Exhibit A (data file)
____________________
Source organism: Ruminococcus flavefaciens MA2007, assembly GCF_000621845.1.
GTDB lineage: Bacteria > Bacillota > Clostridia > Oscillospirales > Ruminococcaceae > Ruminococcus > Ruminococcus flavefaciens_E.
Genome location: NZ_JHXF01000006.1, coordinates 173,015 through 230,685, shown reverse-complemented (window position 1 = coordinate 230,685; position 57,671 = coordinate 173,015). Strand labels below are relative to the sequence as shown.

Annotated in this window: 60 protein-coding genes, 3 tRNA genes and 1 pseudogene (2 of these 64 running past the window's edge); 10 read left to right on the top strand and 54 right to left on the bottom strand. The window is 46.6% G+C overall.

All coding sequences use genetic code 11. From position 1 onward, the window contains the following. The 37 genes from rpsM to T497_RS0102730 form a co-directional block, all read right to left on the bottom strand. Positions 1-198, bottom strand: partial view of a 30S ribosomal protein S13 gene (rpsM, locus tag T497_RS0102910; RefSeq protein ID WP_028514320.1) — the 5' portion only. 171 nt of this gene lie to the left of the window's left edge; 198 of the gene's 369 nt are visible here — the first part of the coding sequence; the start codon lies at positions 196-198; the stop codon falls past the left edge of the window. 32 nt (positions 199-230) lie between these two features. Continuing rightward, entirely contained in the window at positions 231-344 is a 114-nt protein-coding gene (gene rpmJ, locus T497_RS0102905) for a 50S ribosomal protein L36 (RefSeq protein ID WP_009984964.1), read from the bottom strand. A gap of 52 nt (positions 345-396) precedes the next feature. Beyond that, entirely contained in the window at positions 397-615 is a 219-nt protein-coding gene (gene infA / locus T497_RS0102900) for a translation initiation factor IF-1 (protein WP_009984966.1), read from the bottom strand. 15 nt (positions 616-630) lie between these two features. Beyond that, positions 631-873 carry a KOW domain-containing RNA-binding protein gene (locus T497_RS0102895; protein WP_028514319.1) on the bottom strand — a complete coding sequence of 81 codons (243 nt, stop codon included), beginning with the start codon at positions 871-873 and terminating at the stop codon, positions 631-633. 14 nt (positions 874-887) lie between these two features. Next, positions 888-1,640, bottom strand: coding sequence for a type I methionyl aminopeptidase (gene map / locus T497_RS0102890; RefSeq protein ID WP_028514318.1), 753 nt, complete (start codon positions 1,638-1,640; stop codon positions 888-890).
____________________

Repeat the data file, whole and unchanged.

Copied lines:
Source organism: Ruminococcus flavefaciens MA2007, assembly GCF_000621845.1.
GTDB lineage: Bacteria > Bacillota > Clostridia > Oscillospirales > Ruminococcaceae > Ruminococcus > Ruminococcus flavefaciens_E.
Genome location: NZ_JHXF01000006.1, coordinates 173,015 through 230,685, shown reverse-complemented (window position 1 = coordinate 230,685; position 57,671 = coordinate 173,015). Strand labels below are relative to the sequence as shown.

Annotated in this window: 60 protein-coding genes, 3 tRNA genes and 1 pseudogene (2 of these 64 running past the window's edge); 10 read left to right on the top strand and 54 right to left on the bottom strand. The window is 46.6% G+C overall.

All coding sequences use genetic code 11. From position 1 onward, the window contains the following. The 37 genes from rpsM to T497_RS0102730 form a co-directional block, all read right to left on the bottom strand. Positions 1-198, bottom strand: partial view of a 30S ribosomal protein S13 gene (rpsM, locus tag T497_RS0102910; RefSeq protein ID WP_028514320.1) — the 5' portion only. 171 nt of this gene lie to the left of the window's left edge; 198 of the gene's 369 nt are visible here — the first part of the coding sequence; the start codon lies at positions 196-198; the stop codon falls past the left edge of the window. 32 nt (positions 199-230) lie between these two features. Continuing rightward, entirely contained in the window at positions 231-344 is a 114-nt protein-coding gene (gene rpmJ, locus T497_RS0102905) for a 50S ribosomal protein L36 (RefSeq protein ID WP_009984964.1), read from the bottom strand. A gap of 52 nt (positions 345-396) precedes the next feature. Beyond that, entirely contained in the window at positions 397-615 is a 219-nt protein-coding gene (gene infA / locus T497_RS0102900) for a translation initiation factor IF-1 (protein WP_009984966.1), read from the bottom strand. 15 nt (positions 616-630) lie between these two features. Beyond that, positions 631-873 carry a KOW domain-containing RNA-binding protein gene (locus T497_RS0102895; protein WP_028514319.1) on the bottom strand — a complete coding sequence of 81 codons (243 nt, stop codon included), beginning with the start codon at positions 871-873 and terminating at the stop codon, positions 631-633. 14 nt (positions 874-887) lie between these two features. Next, positions 888-1,640, bottom strand: coding sequence for a type I methionyl aminopeptidase (gene map / locus T497_RS0102890; RefSeq protein ID WP_028514318.1), 753 nt, complete (start codon positions 1,638-1,640; stop codon positions 888-890).